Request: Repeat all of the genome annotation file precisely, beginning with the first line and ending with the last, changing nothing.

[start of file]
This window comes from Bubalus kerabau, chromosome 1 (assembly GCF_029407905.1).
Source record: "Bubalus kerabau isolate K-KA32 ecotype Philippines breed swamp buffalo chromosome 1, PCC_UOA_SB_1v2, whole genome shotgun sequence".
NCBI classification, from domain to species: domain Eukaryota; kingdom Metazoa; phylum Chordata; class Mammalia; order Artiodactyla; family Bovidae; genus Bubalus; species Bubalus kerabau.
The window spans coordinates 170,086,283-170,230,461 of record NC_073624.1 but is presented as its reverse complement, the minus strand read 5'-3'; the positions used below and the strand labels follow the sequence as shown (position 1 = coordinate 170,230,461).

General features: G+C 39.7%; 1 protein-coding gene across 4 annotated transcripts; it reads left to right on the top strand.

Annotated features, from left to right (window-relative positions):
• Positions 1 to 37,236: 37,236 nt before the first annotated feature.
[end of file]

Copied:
This window comes from Bubalus kerabau, chromosome 1 (assembly GCF_029407905.1).
Source record: "Bubalus kerabau isolate K-KA32 ecotype Philippines breed swamp buffalo chromosome 1, PCC_UOA_SB_1v2, whole genome shotgun sequence".
NCBI classification, from domain to species: domain Eukaryota; kingdom Metazoa; phylum Chordata; class Mammalia; order Artiodactyla; family Bovidae; genus Bubalus; species Bubalus kerabau.
The window spans coordinates 170,086,283-170,230,461 of record NC_073624.1 but is presented as its reverse complement, the minus strand read 5'-3'; the positions used below and the strand labels follow the sequence as shown (position 1 = coordinate 170,230,461).

General features: G+C 39.7%; 1 protein-coding gene across 4 annotated transcripts; it reads left to right on the top strand.

Annotated features, from left to right (window-relative positions):
• Positions 1 to 37,236: 37,236 nt before the first annotated feature.